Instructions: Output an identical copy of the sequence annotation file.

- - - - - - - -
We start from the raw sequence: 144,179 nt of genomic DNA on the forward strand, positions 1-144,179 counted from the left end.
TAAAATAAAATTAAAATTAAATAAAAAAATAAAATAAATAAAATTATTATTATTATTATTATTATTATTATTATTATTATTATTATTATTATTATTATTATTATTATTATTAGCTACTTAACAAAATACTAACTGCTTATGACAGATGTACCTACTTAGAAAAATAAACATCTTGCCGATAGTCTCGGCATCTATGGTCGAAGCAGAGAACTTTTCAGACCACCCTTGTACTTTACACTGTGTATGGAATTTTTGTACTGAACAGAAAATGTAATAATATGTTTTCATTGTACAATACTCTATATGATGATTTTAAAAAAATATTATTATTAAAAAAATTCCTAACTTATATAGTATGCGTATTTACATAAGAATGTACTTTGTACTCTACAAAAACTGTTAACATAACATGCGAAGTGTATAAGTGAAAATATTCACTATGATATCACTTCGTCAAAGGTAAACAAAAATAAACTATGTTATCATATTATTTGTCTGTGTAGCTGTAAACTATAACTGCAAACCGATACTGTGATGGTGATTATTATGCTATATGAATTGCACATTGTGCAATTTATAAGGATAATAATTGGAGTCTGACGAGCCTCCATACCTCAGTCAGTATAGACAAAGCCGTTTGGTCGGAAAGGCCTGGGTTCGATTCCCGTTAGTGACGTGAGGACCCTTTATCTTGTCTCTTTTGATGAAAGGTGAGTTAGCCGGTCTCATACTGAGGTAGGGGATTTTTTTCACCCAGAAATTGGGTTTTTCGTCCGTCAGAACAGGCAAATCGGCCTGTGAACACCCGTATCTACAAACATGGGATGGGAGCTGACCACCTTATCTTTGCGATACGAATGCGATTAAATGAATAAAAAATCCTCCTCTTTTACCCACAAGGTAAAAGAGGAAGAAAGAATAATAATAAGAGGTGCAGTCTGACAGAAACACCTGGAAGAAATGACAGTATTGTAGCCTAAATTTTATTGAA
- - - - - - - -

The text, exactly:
We start from the raw sequence: 144,179 nt of genomic DNA on the forward strand, positions 1-144,179 counted from the left end.
TAAAATAAAATTAAAATTAAATAAAAAAATAAAATAAATAAAATTATTATTATTATTATTATTATTATTATTATTATTATTATTATTATTATTATTATTATTATTATTATTAGCTACTTAACAAAATACTAACTGCTTATGACAGATGTACCTACTTAGAAAAATAAACATCTTGCCGATAGTCTCGGCATCTATGGTCGAAGCAGAGAACTTTTCAGACCACCCTTGTACTTTACACTGTGTATGGAATTTTTGTACTGAACAGAAAATGTAATAATATGTTTTCATTGTACAATACTCTATATGATGATTTTAAAAAAATATTATTATTAAAAAAATTCCTAACTTATATAGTATGCGTATTTACATAAGAATGTACTTTGTACTCTACAAAAACTGTTAACATAACATGCGAAGTGTATAAGTGAAAATATTCACTATGATATCACTTCGTCAAAGGTAAACAAAAATAAACTATGTTATCATATTATTTGTCTGTGTAGCTGTAAACTATAACTGCAAACCGATACTGTGATGGTGATTATTATGCTATATGAATTGCACATTGTGCAATTTATAAGGATAATAATTGGAGTCTGACGAGCCTCCATACCTCAGTCAGTATAGACAAAGCCGTTTGGTCGGAAAGGCCTGGGTTCGATTCCCGTTAGTGACGTGAGGACCCTTTATCTTGTCTCTTTTGATGAAAGGTGAGTTAGCCGGTCTCATACTGAGGTAGGGGATTTTTTTCACCCAGAAATTGGGTTTTTCGTCCGTCAGAACAGGCAAATCGGCCTGTGAACACCCGTATCTACAAACATGGGATGGGAGCTGACCACCTTATCTTTGCGATACGAATGCGATTAAATGAATAAAAAATCCTCCTCTTTTACCCACAAGGTAAAAGAGGAAGAAAGAATAATAATAAGAGGTGCAGTCTGACAGAAACACCTGGAAGAAATGACAGTATTGTAGCCTAAATTTTATTGAA